Congress, Other

More details about, and reaction to, export control reform milestone

The text of the National Defense Authorization Act conference report is available online; the export control reform provisions are contained in sections 1261 through 1267, starting on page 986 of the document. The language here is different from what was included in the House version, but with the same aim: restoring to the president the authority to remove satellites and related components from the US Munitions List (USML) and thus no longer subject to the International Traffic in Arms Regulations (ITAR).

The conference report language does include a number of provisions beyond simply repealing the section of the 1999 defense authorization act that put those items on the USML. The bill bans the export of such items to China, North Korea, and “any country that is a state sponsor of terrorism,” as expected. The bill also requires the administration, at the time it submits its first so-called “38(f) request” to Congress seeking to move such an item from the USML to the Commerce Control List, to also provide a report listing any changes between its plan for moving items off the USML to its earlier “Section 1248 report” addressing the national security implications of such moves. The bill also requires that any review of Category 15 of the USML, which includes satellites and related components, include representatives of various agencies, including the Secretaries of Commerce, Defense, and State, and the Director of National Intelligence.

The inclusion of the reform language, even with those conditions and provisos, has been welcomed by export control advocates in both industry and Congress. “For too long, the makers of American satellites and their parts have gotten weaker as their foreign competitors get stronger. Today we say, ‘not anymore,’” said Rep. C.A. “Dutch” Ruppersberger (D-MD), ranking member of the House intelligence committee and someone who had been seeking satellite export control reform for several years, in a statement.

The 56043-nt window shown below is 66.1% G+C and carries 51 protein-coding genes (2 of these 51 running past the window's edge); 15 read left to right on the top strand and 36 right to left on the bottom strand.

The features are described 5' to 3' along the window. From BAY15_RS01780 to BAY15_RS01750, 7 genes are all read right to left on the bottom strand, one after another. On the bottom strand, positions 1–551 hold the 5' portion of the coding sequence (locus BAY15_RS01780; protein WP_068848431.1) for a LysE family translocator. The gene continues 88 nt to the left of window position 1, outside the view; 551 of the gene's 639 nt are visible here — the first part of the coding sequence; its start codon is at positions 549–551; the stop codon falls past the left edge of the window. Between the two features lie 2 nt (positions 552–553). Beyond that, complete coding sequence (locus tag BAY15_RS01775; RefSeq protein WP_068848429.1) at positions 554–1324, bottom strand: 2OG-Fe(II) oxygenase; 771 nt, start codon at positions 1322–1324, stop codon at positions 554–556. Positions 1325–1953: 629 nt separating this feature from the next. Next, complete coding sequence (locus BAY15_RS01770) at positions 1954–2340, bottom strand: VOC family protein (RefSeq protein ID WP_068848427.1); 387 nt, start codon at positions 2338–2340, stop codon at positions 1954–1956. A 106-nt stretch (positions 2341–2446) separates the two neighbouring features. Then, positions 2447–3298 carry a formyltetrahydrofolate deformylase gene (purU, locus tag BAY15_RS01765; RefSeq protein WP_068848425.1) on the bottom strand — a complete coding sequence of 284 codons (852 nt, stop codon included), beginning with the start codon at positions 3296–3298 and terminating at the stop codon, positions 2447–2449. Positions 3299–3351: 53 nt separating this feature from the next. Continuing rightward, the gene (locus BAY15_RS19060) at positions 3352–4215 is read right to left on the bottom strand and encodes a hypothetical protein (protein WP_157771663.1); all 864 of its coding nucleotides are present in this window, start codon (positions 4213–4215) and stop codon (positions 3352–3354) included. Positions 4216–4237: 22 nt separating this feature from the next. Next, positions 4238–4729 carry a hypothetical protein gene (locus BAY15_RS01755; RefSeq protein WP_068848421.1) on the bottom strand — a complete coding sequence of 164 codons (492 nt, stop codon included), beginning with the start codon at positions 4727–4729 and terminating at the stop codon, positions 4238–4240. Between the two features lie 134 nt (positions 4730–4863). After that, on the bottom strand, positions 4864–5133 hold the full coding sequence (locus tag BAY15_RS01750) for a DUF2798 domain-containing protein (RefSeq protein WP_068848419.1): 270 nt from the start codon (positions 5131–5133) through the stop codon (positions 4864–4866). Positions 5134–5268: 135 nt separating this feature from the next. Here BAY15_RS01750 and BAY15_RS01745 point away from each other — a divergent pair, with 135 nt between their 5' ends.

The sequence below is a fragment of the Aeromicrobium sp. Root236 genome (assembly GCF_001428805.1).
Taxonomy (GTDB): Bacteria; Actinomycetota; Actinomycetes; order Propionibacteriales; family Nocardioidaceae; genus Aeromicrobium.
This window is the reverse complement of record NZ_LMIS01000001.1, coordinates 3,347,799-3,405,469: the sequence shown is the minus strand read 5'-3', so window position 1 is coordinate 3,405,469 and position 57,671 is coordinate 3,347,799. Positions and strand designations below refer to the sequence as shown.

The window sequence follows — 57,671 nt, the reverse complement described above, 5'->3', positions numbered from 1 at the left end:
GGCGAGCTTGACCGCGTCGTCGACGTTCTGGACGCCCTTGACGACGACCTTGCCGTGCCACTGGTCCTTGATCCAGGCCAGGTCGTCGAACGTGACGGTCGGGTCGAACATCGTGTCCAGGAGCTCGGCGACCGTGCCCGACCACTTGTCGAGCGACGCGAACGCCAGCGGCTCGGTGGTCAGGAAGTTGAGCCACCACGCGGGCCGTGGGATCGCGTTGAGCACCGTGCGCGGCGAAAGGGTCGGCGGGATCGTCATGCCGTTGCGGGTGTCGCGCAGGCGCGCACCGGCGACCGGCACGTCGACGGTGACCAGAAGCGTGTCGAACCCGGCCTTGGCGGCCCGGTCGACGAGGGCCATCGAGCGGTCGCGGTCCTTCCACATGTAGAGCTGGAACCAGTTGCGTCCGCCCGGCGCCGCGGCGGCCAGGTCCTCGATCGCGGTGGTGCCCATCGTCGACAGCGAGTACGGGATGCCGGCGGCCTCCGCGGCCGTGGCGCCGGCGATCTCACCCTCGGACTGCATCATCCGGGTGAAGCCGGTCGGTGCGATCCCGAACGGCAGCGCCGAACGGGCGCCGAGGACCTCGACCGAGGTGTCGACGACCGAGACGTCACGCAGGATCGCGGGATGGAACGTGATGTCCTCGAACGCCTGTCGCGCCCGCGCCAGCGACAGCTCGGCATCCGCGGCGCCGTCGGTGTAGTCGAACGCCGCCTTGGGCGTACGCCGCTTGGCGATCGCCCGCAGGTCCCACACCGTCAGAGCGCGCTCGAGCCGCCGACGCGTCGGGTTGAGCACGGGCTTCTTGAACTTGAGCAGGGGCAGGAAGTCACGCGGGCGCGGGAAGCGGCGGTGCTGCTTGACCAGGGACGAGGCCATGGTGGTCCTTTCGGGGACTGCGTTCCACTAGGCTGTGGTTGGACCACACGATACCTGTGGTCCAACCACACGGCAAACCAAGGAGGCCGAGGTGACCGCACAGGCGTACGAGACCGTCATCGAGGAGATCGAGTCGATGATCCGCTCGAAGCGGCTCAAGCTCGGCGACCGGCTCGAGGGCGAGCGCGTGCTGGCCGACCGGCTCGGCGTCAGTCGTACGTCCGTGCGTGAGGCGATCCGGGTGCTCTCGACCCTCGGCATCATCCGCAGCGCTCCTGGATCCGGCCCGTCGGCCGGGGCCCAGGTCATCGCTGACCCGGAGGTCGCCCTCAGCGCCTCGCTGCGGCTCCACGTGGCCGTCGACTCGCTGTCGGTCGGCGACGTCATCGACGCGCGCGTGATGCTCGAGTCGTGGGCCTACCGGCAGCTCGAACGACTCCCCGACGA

Sen. Michael Bennet (D-CO), who earlier this year introduced a standalone export control reform bill and later sought to include language in an amendment in the Senate version of the NDAA, also praised the language in the conference report. “These reforms will give our businesses a chance to compete globally while still protecting our national security interests,” he said in a statement that also included comments from Colorado space industry representatives.

Industry groups also weighed in. “By rationalizing export controls, Congress has simultaneously improved our national security and created an environment that will keep high-tech jobs here in America,” said Michael Lopez-Alegria, president of the Commercial Spaceflight Federation (CSF), in a statement. Stu Witt, chairman of the CSF, added that he hoped the provision will allow the removal of crewed suborbital vehicles, like Virgin Galactic’s SpaceShipTwo and XCOR Aerospace’s Lynx, from the USML. “These vehicles have innumerable civilian uses, and should be on the Commerce Control List, where many dual-use technologies with predominantly civilian uses are already regulated.

“For years, we have watched the U.S. lose ground against global competitors because of the largely unintentional consequences of onerous regulations on space technology for export,” said Space Foundation CEO Elliot Pulham, thanking in particular both Bennet and Sen. Mark Udall (D-CO) for their support of the reforms. “We look forward to working with the administration in 2013 to ensure American Space competitiveness is maximized while keeping sensitive tecnologies out of the wrong hands.”

“Ending this self-imposed burden on U.S. competitiveness in the global commercial satellite marketplace is critical to our national security and to ensuring the U.S. space industrial base stays second to none,” said Aerospace Industries Association president and CEO Marion Blakey.

Update 5:50 pm: More reaction to the export control reform language from the Satellite Industry Association (SIA), an organization that has also advocated for reform, now that the final version of the NDAA has been passed by the House and Senate. “By repealing an outmoded law from more than a dozen years ago, Congress has significantly aided the competitiveness of the U.S. satellite industry, a crucial driver for the success of the U.S. space and technology sectors,” said SIA president Patricia Cooper in the statement.

3 comments to More details about, and reaction to, export control reform milestone

  • Fred Willett

    With universal support for this measure and so far as I can see no opposition to it it’s a wonder that it’s taken so long for this reform to happen.

    • Ben Russell-Gough

      Everyone has probably been too wrapped up in partisan bickering and personal power games to actually spend time and effort on the mature and thoughtful governance of the country.

    • Merry Christmas.

      My take on why ‘taken so long for this reform to happen’. After spending the last year learning all that I possibly could, it became apparent it was nothing more than simple self-growth government. Law and subsequent regulation created an entire ‘sub-industry’ of working within the ITAR/Munitions List world. In the most basic of today’s lingo, “It is what it is.” Corporations set up ‘classes’ and hired outside contractors/lawyers/bureaucrats to ‘teach’ the law and how their individual departments or divisions must comply. It really was self perpetuating.

      Gary Anderson

      Off to the family gathering.

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